The 63rd Regiment of Foot, was a British Army regiment, raised in 1756. Under the Childers Reforms it amalgamated with the 96th Regiment of Foot to form the Manchester Regiment in 1881; the formation of the regiment was prompted by the expansion of the army as a result of the commencement of the Seven Years' War. On 25 August 1756 it was ordered that a number of existing regiments should raise a second battalion; the 2nd Battalion of the 8th Regiment of Foot was formed on 10 December 1756 and renumbered as the 63rd Regiment of Foot on 21 April 1758. That year, the newly created 63rd, along with a number of other regiments and various other assets, set off for the West Indies. In January 1759 the regiment took part in the unsuccessful invasion of Martinique; that month the regiment took part in the invasion of Guadeloupe: after the Royal Navy bombarded Basse-Terre, the British troops landed on the west part of the island, near Fort Royal, a large citadel. By 24 January, British troops had entered the main town: the citadel.
The regiment suffered a number of attacks while garrisoning the citadel, the rest of the force having moved to the more hospitable east of the island. During one attack, the regiment's commanding officer Lieutenant-Colonel; the regiment remained in the West Indies for a further five years. In 1764 the regiment reached Ireland. In 1775 the regiment arrived in America in response to a request for reinforcements due to the outbreak of the American War of Independence; the regiment took part in the Battle of Bunker Hill in June 1775, with a third attack, which ended in a bayonet charge breaking the Americans. The regiment remained in Boston after the battle, the town becoming more uneasy to be in. In March 1776 the regiment, along with the rest of the forces in Boston, heading for Halifax in Canada; the regiment took part in the Battle of Long Island in August 1776, a devastating blow against the Americans, though astonishingly, the American leader General George Washington, managed to reverse the blow, struck against much of the Continental Army's morale in this battle, soon after.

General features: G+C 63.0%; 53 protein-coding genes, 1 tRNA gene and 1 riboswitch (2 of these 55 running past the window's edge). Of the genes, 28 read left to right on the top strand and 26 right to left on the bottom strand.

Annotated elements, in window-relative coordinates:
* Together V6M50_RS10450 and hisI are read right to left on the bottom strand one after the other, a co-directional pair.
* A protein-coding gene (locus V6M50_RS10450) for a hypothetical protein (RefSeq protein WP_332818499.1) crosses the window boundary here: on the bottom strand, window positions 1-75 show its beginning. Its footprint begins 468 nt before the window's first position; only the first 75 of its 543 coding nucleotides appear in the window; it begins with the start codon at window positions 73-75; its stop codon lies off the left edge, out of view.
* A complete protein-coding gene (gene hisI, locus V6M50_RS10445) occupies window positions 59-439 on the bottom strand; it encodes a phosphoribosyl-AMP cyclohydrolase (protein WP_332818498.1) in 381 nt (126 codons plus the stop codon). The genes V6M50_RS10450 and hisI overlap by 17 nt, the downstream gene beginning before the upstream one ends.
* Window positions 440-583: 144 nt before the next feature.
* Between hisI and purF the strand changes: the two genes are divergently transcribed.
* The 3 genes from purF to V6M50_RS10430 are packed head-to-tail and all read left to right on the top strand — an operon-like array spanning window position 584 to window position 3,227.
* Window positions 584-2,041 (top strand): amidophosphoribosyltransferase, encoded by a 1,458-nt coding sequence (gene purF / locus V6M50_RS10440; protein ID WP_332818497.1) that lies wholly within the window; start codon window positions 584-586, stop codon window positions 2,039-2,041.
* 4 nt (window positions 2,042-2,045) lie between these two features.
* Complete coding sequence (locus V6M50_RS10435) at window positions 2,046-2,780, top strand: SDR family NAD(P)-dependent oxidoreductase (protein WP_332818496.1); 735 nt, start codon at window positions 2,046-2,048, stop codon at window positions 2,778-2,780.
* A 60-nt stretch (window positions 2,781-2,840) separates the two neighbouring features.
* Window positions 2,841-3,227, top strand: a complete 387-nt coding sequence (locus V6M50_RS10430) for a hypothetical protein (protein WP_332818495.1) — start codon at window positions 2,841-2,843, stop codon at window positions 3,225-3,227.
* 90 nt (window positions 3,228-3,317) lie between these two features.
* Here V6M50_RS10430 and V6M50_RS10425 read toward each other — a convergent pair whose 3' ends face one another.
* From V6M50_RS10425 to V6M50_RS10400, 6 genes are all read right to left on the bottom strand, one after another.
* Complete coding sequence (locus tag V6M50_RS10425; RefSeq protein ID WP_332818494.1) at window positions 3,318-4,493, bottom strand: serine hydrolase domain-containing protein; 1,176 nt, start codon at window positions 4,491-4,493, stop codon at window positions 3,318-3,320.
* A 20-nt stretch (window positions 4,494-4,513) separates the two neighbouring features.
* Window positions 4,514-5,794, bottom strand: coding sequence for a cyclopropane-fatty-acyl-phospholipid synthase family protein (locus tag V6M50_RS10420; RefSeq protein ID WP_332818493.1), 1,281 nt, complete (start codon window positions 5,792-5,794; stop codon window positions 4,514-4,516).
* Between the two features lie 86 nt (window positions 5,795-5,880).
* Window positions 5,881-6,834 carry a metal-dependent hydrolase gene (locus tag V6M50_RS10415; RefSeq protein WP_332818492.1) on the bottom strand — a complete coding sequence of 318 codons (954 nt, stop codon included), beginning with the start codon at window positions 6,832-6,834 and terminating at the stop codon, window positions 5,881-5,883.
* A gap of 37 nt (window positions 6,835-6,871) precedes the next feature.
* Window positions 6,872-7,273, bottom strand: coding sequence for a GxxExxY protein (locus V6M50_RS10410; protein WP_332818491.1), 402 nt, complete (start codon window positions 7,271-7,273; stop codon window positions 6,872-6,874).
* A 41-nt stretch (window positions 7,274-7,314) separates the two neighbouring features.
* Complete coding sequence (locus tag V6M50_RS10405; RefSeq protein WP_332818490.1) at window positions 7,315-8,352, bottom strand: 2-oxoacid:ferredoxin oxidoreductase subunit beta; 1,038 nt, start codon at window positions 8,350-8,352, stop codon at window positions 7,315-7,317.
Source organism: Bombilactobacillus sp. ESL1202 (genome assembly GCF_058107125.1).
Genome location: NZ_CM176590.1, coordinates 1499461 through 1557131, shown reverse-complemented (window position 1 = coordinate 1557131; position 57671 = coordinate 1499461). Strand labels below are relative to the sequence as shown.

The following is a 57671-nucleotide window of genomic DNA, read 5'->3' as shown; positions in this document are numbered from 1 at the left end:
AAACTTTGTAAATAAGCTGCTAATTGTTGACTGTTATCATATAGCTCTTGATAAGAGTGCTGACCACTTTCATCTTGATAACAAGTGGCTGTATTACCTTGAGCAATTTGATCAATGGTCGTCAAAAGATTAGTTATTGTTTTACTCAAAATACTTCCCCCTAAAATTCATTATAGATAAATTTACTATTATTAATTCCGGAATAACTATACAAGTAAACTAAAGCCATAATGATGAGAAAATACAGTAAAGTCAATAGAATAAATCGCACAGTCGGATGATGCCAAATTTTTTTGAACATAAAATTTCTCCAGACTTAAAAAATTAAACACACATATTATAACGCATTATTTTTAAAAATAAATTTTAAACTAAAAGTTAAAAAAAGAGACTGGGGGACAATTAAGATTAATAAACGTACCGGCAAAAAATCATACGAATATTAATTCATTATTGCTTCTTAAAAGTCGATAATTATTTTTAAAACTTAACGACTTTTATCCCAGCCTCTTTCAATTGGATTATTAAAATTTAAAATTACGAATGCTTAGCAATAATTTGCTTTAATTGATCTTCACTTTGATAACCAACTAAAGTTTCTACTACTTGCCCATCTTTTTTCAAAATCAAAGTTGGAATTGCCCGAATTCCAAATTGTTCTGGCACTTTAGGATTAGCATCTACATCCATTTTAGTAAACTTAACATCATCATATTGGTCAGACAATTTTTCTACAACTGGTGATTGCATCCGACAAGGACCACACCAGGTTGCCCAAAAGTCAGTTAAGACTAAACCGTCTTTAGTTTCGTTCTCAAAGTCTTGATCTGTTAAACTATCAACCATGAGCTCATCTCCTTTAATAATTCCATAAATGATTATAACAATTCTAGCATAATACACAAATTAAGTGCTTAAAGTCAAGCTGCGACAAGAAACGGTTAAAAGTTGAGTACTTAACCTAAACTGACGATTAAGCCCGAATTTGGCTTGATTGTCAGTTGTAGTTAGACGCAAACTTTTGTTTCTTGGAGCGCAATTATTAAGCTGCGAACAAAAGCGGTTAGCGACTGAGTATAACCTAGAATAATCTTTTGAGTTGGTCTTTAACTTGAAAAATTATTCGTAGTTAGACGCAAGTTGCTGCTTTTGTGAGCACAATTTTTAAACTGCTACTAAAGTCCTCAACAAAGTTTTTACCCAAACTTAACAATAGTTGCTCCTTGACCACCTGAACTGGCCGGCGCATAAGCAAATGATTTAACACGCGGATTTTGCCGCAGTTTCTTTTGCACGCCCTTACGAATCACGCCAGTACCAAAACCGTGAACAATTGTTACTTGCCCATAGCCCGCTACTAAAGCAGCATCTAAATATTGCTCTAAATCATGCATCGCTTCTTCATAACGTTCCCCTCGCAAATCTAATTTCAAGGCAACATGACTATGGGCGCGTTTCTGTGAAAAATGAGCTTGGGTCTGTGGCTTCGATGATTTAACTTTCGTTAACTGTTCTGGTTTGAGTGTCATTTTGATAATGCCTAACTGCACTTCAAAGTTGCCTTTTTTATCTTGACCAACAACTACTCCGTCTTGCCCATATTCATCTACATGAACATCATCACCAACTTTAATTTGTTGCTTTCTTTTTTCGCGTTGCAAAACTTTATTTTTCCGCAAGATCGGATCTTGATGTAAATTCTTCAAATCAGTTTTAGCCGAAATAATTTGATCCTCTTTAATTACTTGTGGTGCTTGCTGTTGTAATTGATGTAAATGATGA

Grenadier and Light companies of the regiment took part in the Battle of Brandywine in September 1777 and the Battle of Germantown in October 1777. The main force of the regiment took part in the Battle of Forts Clinton and Montgomery in October 1777; the regiment moved to Philadelphia and took part in the Battle of Monmouth in June 1778. In 1780 the regiment became involved in the campaign in the Carolinas taking part in the siege and subsequent capture of Charleston; that year the mounted company of the regiment, augmented by a detachment from Tarleton's Legion under the command of the dashing, Banastre Tarleton and captured an American cavalry unit. The regiment took part in number of battles as part of the forces commanded by Lord Cornwallis over the next two years, as well as taking part in another engagement near Camden in April 1781, as part of a force under the command of General Francis Rawdon. In 1782 the regiment was designated the 63rd Regiment of Foot. In 1794 the regiment joined British forces taking part in the Flanders Campaign.